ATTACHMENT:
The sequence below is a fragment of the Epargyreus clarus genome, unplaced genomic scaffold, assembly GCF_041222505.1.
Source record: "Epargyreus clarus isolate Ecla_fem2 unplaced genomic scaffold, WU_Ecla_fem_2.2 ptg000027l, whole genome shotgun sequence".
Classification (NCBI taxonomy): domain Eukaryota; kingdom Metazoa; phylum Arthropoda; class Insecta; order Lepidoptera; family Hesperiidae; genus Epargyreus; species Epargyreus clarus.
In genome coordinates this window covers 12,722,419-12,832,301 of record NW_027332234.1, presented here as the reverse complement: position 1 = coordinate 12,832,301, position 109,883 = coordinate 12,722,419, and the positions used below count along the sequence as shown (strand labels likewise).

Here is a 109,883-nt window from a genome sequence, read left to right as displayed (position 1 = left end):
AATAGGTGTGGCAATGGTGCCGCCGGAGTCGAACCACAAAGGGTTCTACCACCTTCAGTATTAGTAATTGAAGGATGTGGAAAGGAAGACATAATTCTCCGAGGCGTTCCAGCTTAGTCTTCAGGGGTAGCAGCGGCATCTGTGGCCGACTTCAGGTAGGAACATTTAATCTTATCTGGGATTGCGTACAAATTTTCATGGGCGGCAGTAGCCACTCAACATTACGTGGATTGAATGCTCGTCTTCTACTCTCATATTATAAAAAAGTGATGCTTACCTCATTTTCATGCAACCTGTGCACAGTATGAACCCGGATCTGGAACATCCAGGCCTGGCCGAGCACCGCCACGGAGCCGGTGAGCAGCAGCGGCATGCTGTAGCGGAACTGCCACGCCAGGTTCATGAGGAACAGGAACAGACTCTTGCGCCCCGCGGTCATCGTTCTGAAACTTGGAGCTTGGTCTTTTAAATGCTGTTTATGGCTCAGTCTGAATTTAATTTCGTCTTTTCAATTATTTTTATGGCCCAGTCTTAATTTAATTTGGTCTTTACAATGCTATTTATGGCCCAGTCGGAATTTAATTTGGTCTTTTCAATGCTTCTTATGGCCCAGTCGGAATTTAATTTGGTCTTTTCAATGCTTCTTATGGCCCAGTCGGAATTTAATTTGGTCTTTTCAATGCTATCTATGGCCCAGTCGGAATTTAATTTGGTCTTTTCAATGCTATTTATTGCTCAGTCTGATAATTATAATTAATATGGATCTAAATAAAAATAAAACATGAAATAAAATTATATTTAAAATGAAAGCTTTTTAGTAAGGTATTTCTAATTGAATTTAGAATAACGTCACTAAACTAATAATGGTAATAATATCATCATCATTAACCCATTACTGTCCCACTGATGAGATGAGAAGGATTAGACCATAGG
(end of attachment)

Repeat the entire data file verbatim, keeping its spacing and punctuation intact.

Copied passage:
The sequence below is a fragment of the Epargyreus clarus genome, unplaced genomic scaffold, assembly GCF_041222505.1.
Source record: "Epargyreus clarus isolate Ecla_fem2 unplaced genomic scaffold, WU_Ecla_fem_2.2 ptg000027l, whole genome shotgun sequence".
Classification (NCBI taxonomy): domain Eukaryota; kingdom Metazoa; phylum Arthropoda; class Insecta; order Lepidoptera; family Hesperiidae; genus Epargyreus; species Epargyreus clarus.
In genome coordinates this window covers 12,722,419-12,832,301 of record NW_027332234.1, presented here as the reverse complement: position 1 = coordinate 12,832,301, position 109,883 = coordinate 12,722,419, and the positions used below count along the sequence as shown (strand labels likewise).

Here is a 109,883-nt window from a genome sequence, read left to right as displayed (position 1 = left end):
AATAGGTGTGGCAATGGTGCCGCCGGAGTCGAACCACAAAGGGTTCTACCACCTTCAGTATTAGTAATTGAAGGATGTGGAAAGGAAGACATAATTCTCCGAGGCGTTCCAGCTTAGTCTTCAGGGGTAGCAGCGGCATCTGTGGCCGACTTCAGGTAGGAACATTTAATCTTATCTGGGATTGCGTACAAATTTTCATGGGCGGCAGTAGCCACTCAACATTACGTGGATTGAATGCTCGTCTTCTACTCTCATATTATAAAAAAGTGATGCTTACCTCATTTTCATGCAACCTGTGCACAGTATGAACCCGGATCTGGAACATCCAGGCCTGGCCGAGCACCGCCACGGAGCCGGTGAGCAGCAGCGGCATGCTGTAGCGGAACTGCCACGCCAGGTTCATGAGGAACAGGAACAGACTCTTGCGCCCCGCGGTCATCGTTCTGAAACTTGGAGCTTGGTCTTTTAAATGCTGTTTATGGCTCAGTCTGAATTTAATTTCGTCTTTTCAATTATTTTTATGGCCCAGTCTTAATTTAATTTGGTCTTTACAATGCTATTTATGGCCCAGTCGGAATTTAATTTGGTCTTTTCAATGCTTCTTATGGCCCAGTCGGAATTTAATTTGGTCTTTTCAATGCTTCTTATGGCCCAGTCGGAATTTAATTTGGTCTTTTCAATGCTATCTATGGCCCAGTCGGAATTTAATTTGGTCTTTTCAATGCTATTTATTGCTCAGTCTGATAATTATAATTAATATGGATCTAAATAAAAATAAAACATGAAATAAAATTATATTTAAAATGAAAGCTTTTTAGTAAGGTATTTCTAATTGAATTTAGAATAACGTCACTAAACTAATAATGGTAATAATATCATCATCATTAACCCATTACTGTCCCACTGATGAGATGAGAAGGATTAGACCATAGG